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Flying Squirrels: An Elusive and Iconic Species

Right now, we don’t know much about the San Bernardino Flying Squirrel (Glaucomys oregonensis californicus). Yes, we know it is totally adorable, but it’s also elusive and strictly nocturnal with a habitat range currently thought to be restricted to the San Bernardino Mountains east of Los Angeles. How many are there? What are its habits and behaviors? We don’t really know.

A Museum project using the power of citizen science aims to change that. In collaboration with the U.S. Fish & Wildlife Service and the U.S. Forest Service, the San Diego Natural History Museum is enlisting residents of communities in the San Bernardino Mountains to collect data about flying squirrels. Citizens are briefed and trained on how to deploy and manage motion-activated cameras in their backyards to capture images and video footage of the squirrels when they pay them a visit.

All the squirrel sightings are tracked through, a platform where citizen scientists’ nature observations become part of a larger database of scientific understanding. After the project wraps up in the San Bernardino Mountains, it will move into another phase that will include the nearby San Jacinto Mountains where they were last documented in the early 1900s and in the San Gabriel Mountains to see if the squirrel’s distribution and range might be more expansive than we thought.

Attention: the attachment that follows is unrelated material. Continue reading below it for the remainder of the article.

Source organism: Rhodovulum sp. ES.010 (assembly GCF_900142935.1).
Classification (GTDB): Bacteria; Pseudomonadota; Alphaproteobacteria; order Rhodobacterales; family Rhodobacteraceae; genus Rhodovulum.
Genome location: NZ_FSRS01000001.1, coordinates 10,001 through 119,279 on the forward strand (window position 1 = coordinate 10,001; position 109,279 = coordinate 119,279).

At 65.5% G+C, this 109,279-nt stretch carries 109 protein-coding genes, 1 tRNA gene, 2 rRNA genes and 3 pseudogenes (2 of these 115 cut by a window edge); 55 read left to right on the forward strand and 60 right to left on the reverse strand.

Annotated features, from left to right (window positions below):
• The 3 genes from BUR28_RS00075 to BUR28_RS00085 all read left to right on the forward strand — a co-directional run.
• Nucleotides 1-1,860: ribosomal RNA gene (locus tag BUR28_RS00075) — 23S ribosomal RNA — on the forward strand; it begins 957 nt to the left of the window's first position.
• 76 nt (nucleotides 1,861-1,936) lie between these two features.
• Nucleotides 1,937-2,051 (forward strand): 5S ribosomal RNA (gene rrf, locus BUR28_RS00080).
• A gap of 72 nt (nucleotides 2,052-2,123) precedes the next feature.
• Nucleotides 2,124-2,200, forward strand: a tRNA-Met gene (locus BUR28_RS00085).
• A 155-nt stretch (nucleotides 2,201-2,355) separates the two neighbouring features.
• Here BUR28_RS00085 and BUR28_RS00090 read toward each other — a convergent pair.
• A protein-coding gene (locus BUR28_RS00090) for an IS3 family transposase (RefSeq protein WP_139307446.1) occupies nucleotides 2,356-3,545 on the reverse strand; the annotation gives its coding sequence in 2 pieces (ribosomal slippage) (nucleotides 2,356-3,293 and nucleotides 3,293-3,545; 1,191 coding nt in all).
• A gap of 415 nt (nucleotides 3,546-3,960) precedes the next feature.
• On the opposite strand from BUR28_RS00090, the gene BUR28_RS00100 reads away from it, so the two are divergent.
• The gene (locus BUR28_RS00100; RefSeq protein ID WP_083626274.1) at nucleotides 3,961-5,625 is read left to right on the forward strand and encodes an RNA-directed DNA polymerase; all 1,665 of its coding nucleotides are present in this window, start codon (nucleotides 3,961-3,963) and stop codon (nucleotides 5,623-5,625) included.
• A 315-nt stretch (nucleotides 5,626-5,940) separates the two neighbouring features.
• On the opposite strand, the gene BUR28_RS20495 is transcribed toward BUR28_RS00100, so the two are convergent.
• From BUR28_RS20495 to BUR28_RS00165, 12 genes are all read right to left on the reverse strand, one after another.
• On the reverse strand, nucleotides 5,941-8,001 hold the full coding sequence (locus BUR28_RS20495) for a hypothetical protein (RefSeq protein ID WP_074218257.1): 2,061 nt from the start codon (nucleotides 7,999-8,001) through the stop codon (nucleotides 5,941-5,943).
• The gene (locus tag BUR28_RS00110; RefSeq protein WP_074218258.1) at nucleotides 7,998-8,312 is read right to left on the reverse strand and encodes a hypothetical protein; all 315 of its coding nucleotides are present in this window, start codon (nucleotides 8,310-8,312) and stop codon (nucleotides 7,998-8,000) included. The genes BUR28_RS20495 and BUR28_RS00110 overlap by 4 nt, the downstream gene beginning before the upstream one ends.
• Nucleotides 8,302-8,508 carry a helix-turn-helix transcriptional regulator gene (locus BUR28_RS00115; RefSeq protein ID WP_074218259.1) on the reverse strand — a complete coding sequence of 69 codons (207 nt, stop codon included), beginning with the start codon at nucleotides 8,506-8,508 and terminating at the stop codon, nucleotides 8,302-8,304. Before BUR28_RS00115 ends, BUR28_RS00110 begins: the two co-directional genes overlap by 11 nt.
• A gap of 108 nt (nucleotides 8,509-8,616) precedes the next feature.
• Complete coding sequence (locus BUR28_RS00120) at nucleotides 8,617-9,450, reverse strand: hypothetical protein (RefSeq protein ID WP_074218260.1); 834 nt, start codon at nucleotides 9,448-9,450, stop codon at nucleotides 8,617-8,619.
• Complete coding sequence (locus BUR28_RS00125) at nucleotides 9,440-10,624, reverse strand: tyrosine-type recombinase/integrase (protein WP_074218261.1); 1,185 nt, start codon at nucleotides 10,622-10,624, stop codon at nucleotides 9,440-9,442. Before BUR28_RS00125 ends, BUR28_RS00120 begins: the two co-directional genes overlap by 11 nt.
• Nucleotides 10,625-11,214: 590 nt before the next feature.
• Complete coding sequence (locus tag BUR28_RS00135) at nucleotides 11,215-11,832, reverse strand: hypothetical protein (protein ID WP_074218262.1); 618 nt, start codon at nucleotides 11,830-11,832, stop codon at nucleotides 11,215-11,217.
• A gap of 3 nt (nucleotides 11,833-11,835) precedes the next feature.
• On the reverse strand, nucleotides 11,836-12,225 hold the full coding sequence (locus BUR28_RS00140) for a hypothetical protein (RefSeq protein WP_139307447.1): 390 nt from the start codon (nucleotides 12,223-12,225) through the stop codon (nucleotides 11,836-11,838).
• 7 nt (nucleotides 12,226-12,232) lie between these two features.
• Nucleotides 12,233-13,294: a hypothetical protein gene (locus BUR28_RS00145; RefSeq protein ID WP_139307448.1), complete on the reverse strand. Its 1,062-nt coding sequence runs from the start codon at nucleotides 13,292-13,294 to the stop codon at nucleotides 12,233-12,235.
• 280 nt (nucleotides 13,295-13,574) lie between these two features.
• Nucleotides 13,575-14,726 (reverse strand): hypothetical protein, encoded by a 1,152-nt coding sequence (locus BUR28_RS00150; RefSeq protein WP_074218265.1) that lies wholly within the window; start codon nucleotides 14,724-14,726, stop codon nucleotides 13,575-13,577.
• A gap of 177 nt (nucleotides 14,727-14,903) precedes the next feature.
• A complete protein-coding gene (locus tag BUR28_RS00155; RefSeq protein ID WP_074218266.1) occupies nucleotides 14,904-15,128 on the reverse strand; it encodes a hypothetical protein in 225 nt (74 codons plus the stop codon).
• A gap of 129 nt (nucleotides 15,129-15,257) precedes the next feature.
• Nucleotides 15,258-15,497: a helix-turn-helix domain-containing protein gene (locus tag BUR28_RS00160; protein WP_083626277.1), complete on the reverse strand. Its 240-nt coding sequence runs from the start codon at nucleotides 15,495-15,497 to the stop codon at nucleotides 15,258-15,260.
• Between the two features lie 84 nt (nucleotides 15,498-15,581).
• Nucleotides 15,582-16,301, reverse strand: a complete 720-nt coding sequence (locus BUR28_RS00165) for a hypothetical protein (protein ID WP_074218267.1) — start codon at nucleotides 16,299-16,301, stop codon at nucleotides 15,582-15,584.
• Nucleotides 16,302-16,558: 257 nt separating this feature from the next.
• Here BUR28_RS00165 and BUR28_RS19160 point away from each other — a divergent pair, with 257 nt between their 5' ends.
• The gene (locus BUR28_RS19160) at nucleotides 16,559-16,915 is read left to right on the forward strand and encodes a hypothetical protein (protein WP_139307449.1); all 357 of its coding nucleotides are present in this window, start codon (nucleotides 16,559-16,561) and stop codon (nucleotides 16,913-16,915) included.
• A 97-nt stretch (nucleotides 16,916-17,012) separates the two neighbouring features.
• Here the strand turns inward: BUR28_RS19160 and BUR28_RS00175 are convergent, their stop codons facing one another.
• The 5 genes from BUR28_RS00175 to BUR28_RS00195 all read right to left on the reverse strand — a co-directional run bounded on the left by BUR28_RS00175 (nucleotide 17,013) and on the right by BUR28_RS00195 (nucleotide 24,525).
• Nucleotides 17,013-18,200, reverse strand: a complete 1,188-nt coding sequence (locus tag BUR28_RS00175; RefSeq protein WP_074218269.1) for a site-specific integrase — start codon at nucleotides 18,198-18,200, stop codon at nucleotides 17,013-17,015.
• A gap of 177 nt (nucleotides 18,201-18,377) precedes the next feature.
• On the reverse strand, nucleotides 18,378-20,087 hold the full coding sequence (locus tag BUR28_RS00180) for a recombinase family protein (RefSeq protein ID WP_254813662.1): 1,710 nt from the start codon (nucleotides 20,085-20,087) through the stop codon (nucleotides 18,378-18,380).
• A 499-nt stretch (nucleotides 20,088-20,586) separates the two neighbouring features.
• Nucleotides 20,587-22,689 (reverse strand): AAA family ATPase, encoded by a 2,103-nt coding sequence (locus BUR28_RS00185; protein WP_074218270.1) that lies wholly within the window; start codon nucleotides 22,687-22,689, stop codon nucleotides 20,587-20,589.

Citizen science has an important history in mammal research at The Nat. One of the cornerstones of our collection is the many bird and mammal specimens amassed by Laurence Huey, a dedicated naturalist with no formal scientific training and an eighth-grade education. While supporting himself with hard-labor jobs as a young man, Huey spent countless hours collecting specimens across Southern California and Baja California, ultimately building one of the most significant collections representing the region’s wildlife. At age 31, Huey was hired as the Museum’s curator of birds and mammals.

You can see specimens Huey collected, and learn about other San Diego citizen scientists, in the exhibition Extraordinary Ideas from Ordinary People: A History of Citizen Science, which is included with Museum admission and located on Level 3.

Did you know we named our café after this project? Visit The Flying Squirrel Café next time you’re at the Museum to enjoy brewed-to-order espresso drinks, fresh juices, wine, craft beer, and California casual fare, including salads, sandwiches, burgers, wraps, pastries, and more.

Posted by Senior Exhibit Developer Erica Kelly on August 21, 2017

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